A second Senate Republican just broke with Trump on the Ukraine whistleblower

A second Senate Republican just broke with Trump on the Ukraine whistleblower
SINGAPORE (June 3, 2016) Secretary of Defense Ash Carter sits for a meeting with Sen. John McCain, Sen. Tom Cotton, Sen. Lindsey Graham, Sen. Joni Ernst, Sen. Cory Gardner, and Sen. Daniel Sullivan in Singapore, June 3, 2016. Carter is in Singapore attending the 15th International Institute for Strategic Studies Asia Security Summit. (DoD photo by Navy Petty Officer 1st Class Tim D. Godbee)(Released)

Republican Sen. Joni Ernst of Iowa took a stand at odds with President Donald Trump on Thursday, defending protections for whistleblowers as the White House fights back a scandal sparked by alarms raised in the intelligence community.

Trump has engaged in outright attacks on the whistleblower who alerted officials about the president's efforts to pressure Ukraine into investigating his potential political rival Joe Biden. He has called the intelligence community member partisan, suggested that the person and those that provided the information in the complaint are guilty of treason and could deserve the death penalty, and said that he is trying to uncover the whistleblower's identity.

As NBC News reported, Ernst joined Sen. Chuck Grassley, the other Iowa Republican in the Senate, who stood up for the whistleblower earlier in the week.

"Whistleblowers should be protected," Ernst said at a town hall in her home state on Thursday. "I stand with Chuck Grassley on this. We have laws in place."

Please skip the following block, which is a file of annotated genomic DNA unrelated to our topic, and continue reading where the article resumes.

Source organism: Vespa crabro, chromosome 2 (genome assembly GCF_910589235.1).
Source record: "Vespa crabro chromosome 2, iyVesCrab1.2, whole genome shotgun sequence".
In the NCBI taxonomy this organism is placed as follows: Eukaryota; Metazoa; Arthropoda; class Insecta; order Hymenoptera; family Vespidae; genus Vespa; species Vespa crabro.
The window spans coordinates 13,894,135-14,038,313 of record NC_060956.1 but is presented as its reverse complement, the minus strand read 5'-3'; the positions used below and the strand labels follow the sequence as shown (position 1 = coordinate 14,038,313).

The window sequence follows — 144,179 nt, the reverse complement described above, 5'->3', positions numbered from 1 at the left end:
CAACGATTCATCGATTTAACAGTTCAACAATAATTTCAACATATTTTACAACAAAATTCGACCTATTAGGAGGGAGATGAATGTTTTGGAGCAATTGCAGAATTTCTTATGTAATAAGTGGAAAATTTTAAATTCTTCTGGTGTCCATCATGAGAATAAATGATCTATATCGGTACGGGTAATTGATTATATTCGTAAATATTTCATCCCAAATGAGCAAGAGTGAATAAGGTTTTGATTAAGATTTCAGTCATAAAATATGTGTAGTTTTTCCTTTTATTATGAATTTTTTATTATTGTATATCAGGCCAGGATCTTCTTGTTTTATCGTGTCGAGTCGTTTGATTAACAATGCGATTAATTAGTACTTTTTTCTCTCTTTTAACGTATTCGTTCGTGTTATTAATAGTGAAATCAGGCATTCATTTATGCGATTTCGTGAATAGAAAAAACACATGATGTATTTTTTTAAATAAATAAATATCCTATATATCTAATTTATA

When pressed on why she wasn't standing up more vigorously to Trump, she told a constituent that "the president is going to say what the president is going to do. It's up to us as members of the Congress to continue working with our allies making sure that we remain strong in a face of adversity."

Of course, this is a shameful dodge. The president is constrained by Congress, and now more than ever, Senate Republicans have significant leverage over him as impeachment looms. If she wanted to demand that he stop intimidating witnesses like the whistleblower — actions which may, in fact, constitute crimes in themselves— or to stop pressuring foreign governments to investigate his rivals, she has real power to do that and back it up with a credible threat.

It's good that, like Grassley, Ernst didn't follow Trump down the path of attacking the whistleblower. But that alone is far below the minimum standard for members of the president's party when he is demonstrating clear disregard for the law and democracy.


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